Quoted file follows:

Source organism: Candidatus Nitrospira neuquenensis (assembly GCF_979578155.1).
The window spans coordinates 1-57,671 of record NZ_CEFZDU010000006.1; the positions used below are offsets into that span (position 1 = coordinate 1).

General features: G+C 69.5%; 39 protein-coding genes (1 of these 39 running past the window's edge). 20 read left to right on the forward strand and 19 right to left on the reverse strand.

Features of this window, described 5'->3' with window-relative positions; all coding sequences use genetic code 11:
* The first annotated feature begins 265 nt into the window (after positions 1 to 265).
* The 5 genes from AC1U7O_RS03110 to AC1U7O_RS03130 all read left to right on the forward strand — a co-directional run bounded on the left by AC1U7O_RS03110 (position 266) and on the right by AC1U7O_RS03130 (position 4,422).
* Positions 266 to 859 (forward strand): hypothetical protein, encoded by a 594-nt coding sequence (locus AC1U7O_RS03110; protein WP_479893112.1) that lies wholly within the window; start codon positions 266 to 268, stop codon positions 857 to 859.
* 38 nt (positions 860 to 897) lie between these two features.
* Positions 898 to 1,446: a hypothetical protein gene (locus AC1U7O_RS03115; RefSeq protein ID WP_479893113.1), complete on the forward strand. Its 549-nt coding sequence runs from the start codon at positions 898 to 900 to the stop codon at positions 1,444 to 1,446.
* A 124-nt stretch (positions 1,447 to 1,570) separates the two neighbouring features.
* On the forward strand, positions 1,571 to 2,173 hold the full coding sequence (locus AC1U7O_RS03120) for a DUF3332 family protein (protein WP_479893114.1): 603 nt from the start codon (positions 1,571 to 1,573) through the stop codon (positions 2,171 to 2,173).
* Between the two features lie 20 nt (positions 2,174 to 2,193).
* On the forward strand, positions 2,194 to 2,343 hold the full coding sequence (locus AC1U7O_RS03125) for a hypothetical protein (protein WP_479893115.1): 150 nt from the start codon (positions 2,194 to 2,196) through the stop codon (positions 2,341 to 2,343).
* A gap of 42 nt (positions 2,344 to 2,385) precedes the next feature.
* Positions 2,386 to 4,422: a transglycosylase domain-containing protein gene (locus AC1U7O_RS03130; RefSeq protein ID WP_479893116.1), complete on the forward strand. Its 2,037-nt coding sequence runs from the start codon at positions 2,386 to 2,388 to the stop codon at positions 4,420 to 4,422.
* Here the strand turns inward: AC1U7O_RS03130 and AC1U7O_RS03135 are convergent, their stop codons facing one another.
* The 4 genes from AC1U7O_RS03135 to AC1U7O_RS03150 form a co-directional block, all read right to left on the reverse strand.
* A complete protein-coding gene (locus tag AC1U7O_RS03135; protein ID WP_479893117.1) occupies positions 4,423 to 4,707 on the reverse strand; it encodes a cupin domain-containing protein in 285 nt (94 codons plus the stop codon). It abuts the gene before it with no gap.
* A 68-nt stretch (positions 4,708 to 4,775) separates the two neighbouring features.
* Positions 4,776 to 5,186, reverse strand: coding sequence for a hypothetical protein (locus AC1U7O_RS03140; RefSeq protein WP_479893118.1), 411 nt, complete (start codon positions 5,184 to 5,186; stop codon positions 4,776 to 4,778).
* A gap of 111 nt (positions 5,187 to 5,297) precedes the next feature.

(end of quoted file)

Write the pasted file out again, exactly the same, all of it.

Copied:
Source organism: Candidatus Nitrospira neuquenensis (assembly GCF_979578155.1).
The window spans coordinates 1-57,671 of record NZ_CEFZDU010000006.1; the positions used below are offsets into that span (position 1 = coordinate 1).

General features: G+C 69.5%; 39 protein-coding genes (1 of these 39 running past the window's edge). 20 read left to right on the forward strand and 19 right to left on the reverse strand.

Features of this window, described 5'->3' with window-relative positions; all coding sequences use genetic code 11:
* The first annotated feature begins 265 nt into the window (after positions 1 to 265).
* The 5 genes from AC1U7O_RS03110 to AC1U7O_RS03130 all read left to right on the forward strand — a co-directional run bounded on the left by AC1U7O_RS03110 (position 266) and on the right by AC1U7O_RS03130 (position 4,422).
* Positions 266 to 859 (forward strand): hypothetical protein, encoded by a 594-nt coding sequence (locus AC1U7O_RS03110; protein WP_479893112.1) that lies wholly within the window; start codon positions 266 to 268, stop codon positions 857 to 859.
* 38 nt (positions 860 to 897) lie between these two features.
* Positions 898 to 1,446: a hypothetical protein gene (locus AC1U7O_RS03115; RefSeq protein ID WP_479893113.1), complete on the forward strand. Its 549-nt coding sequence runs from the start codon at positions 898 to 900 to the stop codon at positions 1,444 to 1,446.
* A 124-nt stretch (positions 1,447 to 1,570) separates the two neighbouring features.
* On the forward strand, positions 1,571 to 2,173 hold the full coding sequence (locus AC1U7O_RS03120) for a DUF3332 family protein (protein WP_479893114.1): 603 nt from the start codon (positions 1,571 to 1,573) through the stop codon (positions 2,171 to 2,173).
* Between the two features lie 20 nt (positions 2,174 to 2,193).
* On the forward strand, positions 2,194 to 2,343 hold the full coding sequence (locus AC1U7O_RS03125) for a hypothetical protein (protein WP_479893115.1): 150 nt from the start codon (positions 2,194 to 2,196) through the stop codon (positions 2,341 to 2,343).
* A gap of 42 nt (positions 2,344 to 2,385) precedes the next feature.
* Positions 2,386 to 4,422: a transglycosylase domain-containing protein gene (locus AC1U7O_RS03130; RefSeq protein ID WP_479893116.1), complete on the forward strand. Its 2,037-nt coding sequence runs from the start codon at positions 2,386 to 2,388 to the stop codon at positions 4,420 to 4,422.
* Here the strand turns inward: AC1U7O_RS03130 and AC1U7O_RS03135 are convergent, their stop codons facing one another.
* The 4 genes from AC1U7O_RS03135 to AC1U7O_RS03150 form a co-directional block, all read right to left on the reverse strand.
* A complete protein-coding gene (locus tag AC1U7O_RS03135; protein ID WP_479893117.1) occupies positions 4,423 to 4,707 on the reverse strand; it encodes a cupin domain-containing protein in 285 nt (94 codons plus the stop codon). It abuts the gene before it with no gap.
* A 68-nt stretch (positions 4,708 to 4,775) separates the two neighbouring features.
* Positions 4,776 to 5,186, reverse strand: coding sequence for a hypothetical protein (locus AC1U7O_RS03140; RefSeq protein WP_479893118.1), 411 nt, complete (start codon positions 5,184 to 5,186; stop codon positions 4,776 to 4,778).
* A gap of 111 nt (positions 5,187 to 5,297) precedes the next feature.